Oklahoma Gov. Kevin Stitt, a Republican, signed a bill to classify performing abortions as a felony. The new law, which takes effect in August, will punish medical providers who perform abortions with up to 10 years in prison or fines of up to $100,000. A reproductive rights group already plans to sue the state over the new law.
Green lawns, old appliances and leaky pipes all consume significant amounts of California’s water, and researchers have calculated in a new study that the state could reduce water use by more than 30% in cities and suburbs by investing in measures to use water more efficiently.
South Dakota Attorney General Jason Ravnsborg, a Republican, became the first state official to be impeached in a vote by the state House of Representatives. Ravnsborg faces a state Senate trial about his role in a 2020 car crash that killed a pedestrian.
A Florida judge has given the green light to a 24-hour waiting period for abortions, effective immediately, in what advocates called yet another blow to abortion rights. The 2015 law creating the waiting period, signed by then-Republican Gov. Rick Scott, had been in limbo for seven years as its constitutionality was debated in the courts.
Maryland Gov. Larry Hogan, a Republican, signed legislation that could help secure long-term commitments from the Orioles and Ravens to remain in their current Baltimore stadiums. It allows the Maryland Stadium Authority to borrow up to $1.2 billion for upgrades to the decades-old structures.
Nebraska lawmakers gave final approval to a bill that would let the state build a canal in Colorado to divert water out of the South Platte River, a project steeped in fears about the Denver area’s growing water consumption.
PFAS compounds, the contaminant “forever chemicals” raising public health and environmental alarms, are found in greater quantities in the treated water leaving Michigan wastewater treatment plants—the water returning to streams, rivers and lakes—than in the not-yet-treated water entering the plant, according to a new study.
Virginia Republican Gov. Glenn Youngkin stoked partisan rancor with a flurry of unusual vetoes and bill amendments that political opponents and analysts saw as punishing Democrats and agitating culture-war talking points.
The Wisconsin Department of Natural Resources cannot enforce one of its key environmental protection tools, known as the “spills law,” without first creating a definitive list of hazardous substances approved by lawmakers, a Waukesha County judge ruled.
South Carolina senators are expected to fast-track a number of wide-ranging election changes ahead of the 2022 elections after a nudge by Republican Gov. Henry McMaster, who said he would support the bill.
Standing outside Gable Sporting Goods in Douglasville, where Republican Gov. Brian Kemp said he bought his daughter Lucy’s first handgun, the governor signed a bill that allows Georgians to carry concealed handguns without first getting a license from the state.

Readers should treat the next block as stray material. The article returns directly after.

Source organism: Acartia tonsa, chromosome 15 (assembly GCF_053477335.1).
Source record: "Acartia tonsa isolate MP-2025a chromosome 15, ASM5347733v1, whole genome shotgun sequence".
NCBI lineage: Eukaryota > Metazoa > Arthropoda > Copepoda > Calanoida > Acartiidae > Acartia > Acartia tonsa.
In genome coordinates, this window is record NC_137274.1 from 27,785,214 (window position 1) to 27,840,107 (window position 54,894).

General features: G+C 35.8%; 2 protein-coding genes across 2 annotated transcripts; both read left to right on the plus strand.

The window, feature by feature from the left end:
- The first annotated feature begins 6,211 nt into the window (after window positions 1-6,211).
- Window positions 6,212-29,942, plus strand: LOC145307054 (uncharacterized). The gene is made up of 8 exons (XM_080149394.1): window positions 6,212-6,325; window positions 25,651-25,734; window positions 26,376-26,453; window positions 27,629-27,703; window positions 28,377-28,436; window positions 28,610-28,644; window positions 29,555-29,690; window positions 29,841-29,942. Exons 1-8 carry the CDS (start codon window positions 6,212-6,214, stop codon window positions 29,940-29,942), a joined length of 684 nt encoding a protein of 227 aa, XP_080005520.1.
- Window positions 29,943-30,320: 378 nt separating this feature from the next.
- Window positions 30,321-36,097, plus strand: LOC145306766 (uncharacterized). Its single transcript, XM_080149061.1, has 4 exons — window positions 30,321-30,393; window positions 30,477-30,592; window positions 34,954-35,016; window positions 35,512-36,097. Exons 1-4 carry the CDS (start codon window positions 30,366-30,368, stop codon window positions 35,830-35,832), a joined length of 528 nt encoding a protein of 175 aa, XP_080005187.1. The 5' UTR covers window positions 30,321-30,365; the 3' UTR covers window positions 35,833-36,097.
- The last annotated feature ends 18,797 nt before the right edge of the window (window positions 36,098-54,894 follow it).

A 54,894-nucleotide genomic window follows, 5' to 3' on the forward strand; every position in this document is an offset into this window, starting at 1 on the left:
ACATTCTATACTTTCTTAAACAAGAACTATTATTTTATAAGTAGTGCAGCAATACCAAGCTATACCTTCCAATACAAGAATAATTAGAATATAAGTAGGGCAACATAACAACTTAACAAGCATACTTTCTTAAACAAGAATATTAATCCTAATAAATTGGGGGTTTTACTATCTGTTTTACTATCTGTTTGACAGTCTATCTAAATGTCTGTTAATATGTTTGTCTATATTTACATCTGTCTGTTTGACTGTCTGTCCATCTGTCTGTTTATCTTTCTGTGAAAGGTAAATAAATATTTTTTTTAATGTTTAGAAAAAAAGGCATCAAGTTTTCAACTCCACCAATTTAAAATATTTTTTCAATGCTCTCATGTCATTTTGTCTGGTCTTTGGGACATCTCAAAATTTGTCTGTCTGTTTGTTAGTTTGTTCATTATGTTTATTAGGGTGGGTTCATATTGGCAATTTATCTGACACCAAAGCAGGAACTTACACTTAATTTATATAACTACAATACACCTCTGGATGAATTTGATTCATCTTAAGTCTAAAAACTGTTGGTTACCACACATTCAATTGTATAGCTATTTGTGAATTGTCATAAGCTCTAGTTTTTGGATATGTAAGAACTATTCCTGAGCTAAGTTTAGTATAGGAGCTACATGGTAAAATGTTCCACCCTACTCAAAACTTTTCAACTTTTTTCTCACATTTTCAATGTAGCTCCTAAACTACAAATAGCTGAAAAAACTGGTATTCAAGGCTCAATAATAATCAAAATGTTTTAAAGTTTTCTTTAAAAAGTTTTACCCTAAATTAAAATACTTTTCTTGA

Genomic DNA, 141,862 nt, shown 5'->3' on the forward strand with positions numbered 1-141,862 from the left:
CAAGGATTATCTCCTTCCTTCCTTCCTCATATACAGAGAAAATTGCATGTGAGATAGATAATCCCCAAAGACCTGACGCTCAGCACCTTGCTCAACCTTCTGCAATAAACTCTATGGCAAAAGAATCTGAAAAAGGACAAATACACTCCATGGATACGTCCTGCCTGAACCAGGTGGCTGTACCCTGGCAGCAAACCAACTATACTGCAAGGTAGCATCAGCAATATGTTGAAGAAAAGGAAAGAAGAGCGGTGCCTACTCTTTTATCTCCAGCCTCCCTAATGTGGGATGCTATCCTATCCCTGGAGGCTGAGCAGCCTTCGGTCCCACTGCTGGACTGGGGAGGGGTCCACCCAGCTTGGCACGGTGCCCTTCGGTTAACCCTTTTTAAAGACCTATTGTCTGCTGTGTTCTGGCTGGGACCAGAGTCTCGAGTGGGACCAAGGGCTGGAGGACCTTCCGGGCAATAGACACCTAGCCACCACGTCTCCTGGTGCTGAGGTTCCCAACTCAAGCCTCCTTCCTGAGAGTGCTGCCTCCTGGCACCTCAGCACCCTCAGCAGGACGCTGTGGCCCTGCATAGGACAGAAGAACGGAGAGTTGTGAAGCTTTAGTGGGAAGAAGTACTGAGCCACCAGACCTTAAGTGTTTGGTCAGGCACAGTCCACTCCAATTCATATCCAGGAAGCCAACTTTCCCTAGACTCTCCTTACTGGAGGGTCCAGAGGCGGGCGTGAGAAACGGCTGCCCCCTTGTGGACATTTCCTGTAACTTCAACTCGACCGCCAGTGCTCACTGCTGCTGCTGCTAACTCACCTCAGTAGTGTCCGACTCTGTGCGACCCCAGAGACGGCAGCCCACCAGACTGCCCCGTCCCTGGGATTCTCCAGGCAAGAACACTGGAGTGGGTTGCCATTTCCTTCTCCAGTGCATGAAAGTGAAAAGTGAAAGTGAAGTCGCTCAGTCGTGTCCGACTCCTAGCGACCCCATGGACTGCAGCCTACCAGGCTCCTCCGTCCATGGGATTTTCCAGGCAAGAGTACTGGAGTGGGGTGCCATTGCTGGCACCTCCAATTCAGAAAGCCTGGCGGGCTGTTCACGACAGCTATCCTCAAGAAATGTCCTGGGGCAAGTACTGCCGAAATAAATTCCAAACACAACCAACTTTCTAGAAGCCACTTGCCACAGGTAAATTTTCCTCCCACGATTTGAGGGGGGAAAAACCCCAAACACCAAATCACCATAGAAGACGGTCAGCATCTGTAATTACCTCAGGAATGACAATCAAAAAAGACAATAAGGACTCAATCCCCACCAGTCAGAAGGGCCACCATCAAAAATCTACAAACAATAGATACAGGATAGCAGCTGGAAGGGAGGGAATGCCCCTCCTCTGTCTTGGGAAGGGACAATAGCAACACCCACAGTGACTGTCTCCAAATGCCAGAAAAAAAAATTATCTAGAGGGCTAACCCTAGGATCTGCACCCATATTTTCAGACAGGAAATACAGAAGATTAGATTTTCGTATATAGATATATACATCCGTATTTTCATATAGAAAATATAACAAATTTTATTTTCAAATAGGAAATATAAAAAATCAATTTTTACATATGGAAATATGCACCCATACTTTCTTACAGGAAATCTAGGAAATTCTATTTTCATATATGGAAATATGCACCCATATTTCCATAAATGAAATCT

Several North Dakota lawmakers have disputed a bill proposal that would require disclosure of what property they own and would ban them from voting on funding for state entities leasing space from them.
Louisiana adults would be able to carry a concealed gun without a permit or training in a bill that cleared a state House committee and seems destined for eventual easy passage in the legislature.
Connecticut lawmakers have decided to extend four of Democratic Gov. Ned Lamont’s remaining pandemic-related executive orders, despite concerns raised by Republicans that it’s time to end the practice.
Nevada officials are moving to nearly double the protective detail assigned to Democratic Gov. Steve Sisolak and his family, following a growing number of threats against elected officials nationwide and recent highly publicized verbal threats made against the governor.
Mississippi Republican Gov. Tate Reeves signed into law a bill that criminalizes the unauthorized possession and transfer of a pill press and similar pharmaceutical producing equipment.
Overall, teen drug use has dropped to a relative historic low, according to Washington state’s latest Healthy Youth Survey and national data. But the drug supply is becoming more dangerous. And teen overdose deaths, which have been flat for the last decade, are now increasing rapidly.
The Alaska legislature is not on track to finish its work within a voter-approved session limit of 90 days. The limit took effect in 2008, but lawmakers face no penalty for failing to meet the deadline and can continue working beyond it.
Our stories may be republished online or in print under Creative Commons license CC BY-NC-ND 4.0. We ask that you edit only for style or to shorten, provide proper attribution and link to our web site. Please see our republishing guidelines for use of photos and graphics.